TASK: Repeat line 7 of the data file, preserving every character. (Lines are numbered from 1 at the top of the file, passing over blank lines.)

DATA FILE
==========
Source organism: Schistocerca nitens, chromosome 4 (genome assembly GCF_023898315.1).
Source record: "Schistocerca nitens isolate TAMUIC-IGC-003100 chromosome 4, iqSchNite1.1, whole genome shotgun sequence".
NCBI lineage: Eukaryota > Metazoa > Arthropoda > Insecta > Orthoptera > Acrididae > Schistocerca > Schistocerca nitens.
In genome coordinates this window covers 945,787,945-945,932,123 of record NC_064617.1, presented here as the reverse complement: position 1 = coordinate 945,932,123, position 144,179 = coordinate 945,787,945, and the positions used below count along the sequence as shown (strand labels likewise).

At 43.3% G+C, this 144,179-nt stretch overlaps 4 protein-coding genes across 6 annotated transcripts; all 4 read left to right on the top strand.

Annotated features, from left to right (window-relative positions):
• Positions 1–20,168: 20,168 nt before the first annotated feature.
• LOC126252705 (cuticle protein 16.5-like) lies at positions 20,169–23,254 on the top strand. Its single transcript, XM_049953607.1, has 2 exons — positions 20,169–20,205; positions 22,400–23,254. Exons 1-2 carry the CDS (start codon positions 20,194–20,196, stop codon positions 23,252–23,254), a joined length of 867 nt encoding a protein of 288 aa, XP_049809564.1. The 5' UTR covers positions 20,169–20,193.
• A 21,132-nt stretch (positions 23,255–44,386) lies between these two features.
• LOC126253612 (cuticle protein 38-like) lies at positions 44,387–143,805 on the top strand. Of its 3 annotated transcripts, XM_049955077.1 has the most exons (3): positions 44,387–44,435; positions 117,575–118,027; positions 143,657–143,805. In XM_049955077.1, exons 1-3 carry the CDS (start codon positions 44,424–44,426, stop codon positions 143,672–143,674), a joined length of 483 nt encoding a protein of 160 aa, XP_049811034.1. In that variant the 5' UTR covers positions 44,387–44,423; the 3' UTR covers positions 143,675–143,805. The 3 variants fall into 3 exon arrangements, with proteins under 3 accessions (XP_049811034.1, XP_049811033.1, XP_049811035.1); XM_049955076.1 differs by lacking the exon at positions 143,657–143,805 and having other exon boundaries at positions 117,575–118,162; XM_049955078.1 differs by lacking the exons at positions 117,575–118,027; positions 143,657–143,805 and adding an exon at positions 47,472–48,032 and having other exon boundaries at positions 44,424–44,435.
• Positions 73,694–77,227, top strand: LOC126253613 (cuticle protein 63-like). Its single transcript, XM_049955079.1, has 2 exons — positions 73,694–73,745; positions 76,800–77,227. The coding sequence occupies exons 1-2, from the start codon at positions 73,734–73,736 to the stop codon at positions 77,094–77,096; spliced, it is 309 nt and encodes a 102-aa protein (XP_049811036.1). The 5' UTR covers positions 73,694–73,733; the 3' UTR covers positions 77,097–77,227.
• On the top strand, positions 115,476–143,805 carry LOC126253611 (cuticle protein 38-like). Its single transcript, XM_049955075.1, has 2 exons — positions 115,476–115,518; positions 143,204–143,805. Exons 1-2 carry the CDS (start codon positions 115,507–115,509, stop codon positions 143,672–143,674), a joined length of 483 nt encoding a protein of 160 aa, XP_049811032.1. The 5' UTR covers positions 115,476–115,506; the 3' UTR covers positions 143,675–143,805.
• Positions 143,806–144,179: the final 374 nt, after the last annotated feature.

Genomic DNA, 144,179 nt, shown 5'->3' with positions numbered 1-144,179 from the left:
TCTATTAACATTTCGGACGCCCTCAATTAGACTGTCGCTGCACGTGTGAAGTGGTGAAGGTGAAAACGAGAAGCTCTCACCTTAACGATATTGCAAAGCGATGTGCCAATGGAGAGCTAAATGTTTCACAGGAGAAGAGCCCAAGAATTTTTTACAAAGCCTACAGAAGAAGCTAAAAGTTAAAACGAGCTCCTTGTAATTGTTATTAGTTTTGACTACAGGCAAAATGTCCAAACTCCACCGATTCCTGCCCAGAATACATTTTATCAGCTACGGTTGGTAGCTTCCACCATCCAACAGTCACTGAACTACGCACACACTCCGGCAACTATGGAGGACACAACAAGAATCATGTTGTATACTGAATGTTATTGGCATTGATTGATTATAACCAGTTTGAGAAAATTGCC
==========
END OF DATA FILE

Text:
• Positions 1–20,168: 20,168 nt before the first annotated feature.